As soccer reboots, reffing requires managing a variety of guidelines

Here in New York State, youth soccer was able to start training on July 6 with games rebooting on July 27. Yet there continue to be sensible restrictions on games as teams from outside the state’s region (Long Island is one region, New York City is another, etc.) and outside the neighboring county cannot travel to play an opponent.

All the games I have officiated in the past month have been under the umbrella of U.S. Soccer and U.S. Youth Soccer. The coaches and all the substitutes are supposed to be wearing masks. Although I’ve noticed the coaches complying, their subs have not. It’s arguably the easiest way in a soccer setting to catch the virus, to be sitting next to another person and neither one wears a mask. That and team huddles before the half where the players do a loud cheer at the end -- so I don’t know why they continue to do them.

Although very few subs have been wearing masks, I have noticed two teenage boys on different teams wearing masks throughout the game, including when they were playing.

The teams have not been lining up for post-game handshakes and many leagues are requiring the teams (players, coaches and their fans) be on opposite touchlines. So I’ve had to be aware that subs could be coming in from opposite touchlines and look at the halfway line on both sides before restarting play.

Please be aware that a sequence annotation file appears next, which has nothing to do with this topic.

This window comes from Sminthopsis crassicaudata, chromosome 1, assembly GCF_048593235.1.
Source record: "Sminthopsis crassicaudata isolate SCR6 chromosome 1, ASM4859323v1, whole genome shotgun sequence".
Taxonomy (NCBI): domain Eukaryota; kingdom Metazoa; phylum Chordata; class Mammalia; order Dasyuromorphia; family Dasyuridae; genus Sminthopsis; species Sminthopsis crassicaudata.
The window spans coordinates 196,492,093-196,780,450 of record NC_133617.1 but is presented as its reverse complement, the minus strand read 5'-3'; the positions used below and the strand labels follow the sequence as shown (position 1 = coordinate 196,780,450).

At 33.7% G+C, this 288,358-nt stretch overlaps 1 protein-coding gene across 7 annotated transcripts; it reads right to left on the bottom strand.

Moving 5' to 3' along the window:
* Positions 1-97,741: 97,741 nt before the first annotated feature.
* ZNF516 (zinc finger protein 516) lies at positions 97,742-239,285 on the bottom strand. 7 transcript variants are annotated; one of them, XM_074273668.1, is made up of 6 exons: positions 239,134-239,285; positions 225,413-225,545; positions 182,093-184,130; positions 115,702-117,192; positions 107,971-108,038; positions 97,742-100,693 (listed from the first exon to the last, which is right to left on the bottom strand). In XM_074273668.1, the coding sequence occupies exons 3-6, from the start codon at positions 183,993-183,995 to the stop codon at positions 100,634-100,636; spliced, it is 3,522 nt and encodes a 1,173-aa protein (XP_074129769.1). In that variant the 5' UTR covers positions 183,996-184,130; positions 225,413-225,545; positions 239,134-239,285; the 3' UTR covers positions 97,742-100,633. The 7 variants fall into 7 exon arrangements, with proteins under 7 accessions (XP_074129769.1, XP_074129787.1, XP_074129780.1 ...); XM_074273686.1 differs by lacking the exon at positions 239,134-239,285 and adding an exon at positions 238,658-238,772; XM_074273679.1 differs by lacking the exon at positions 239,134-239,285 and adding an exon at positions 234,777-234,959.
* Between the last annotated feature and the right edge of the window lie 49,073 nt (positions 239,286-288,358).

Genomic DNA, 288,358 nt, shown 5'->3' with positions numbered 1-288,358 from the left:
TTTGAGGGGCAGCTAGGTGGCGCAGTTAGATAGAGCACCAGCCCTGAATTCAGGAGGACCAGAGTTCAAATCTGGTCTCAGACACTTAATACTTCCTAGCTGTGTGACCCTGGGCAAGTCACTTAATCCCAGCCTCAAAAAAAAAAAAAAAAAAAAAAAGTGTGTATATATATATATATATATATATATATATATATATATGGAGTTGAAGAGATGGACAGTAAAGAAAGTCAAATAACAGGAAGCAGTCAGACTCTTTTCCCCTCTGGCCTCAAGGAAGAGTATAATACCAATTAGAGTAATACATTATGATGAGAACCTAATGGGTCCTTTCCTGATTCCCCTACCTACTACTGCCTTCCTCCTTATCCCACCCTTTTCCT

With teams on opposite touchlines, as an AR I am always wearing a mask as I personally do not feel comfortable standing next to players without it, such as those waiting to go in to the game and standing by the halfway line. As I wrote in a previous article, running with a mask on seems to restrict breathing. U.S. Soccer says “to discuss with your Primary Care Physician if any medical conditions predispose you to avoid the use of a face cover while participating in physical activity.”

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For guidelines and best practices for WHEN AND IF your local authorities have deemed it safe to return to the play, check out U.S. Soccer's PLAY ON home page HERE.

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Yet there is different guidance from local high school soccer. In late August, Governor Andrew Cuomo gave  the green light for school soccer practice to restart on Sept. 21 with games to be played starting in October. But the guidelines have players wearing masks, whether on the field or on the bench, with mask and hydration breaks in each half.

Even with these precautions, some leagues do not feel it will be safe for their players so they have opted to try and play the high school soccer season in the spring when hopefully there will be a vaccine.

My college schedule was cancelled for this fall so I’ll hope my games will be played in the spring. Yet a few college games are being played as the ACC, Big 12, SEC, Sun Belt and Sun Conference (NAIA) are competing this fall.

If I’m assigned a series of games and switching from ref to AR, I am having the ARs use their own personal flag even if it does not match the other AR’s flag. A rationale behind this is I’m reffing with another official giving me the flag when they ref. I’m holding the same flag. Then if I ref another game, I’m putting a whistle to my mouth which seems like a possible risk to avoid by simply having ARs use their own flag.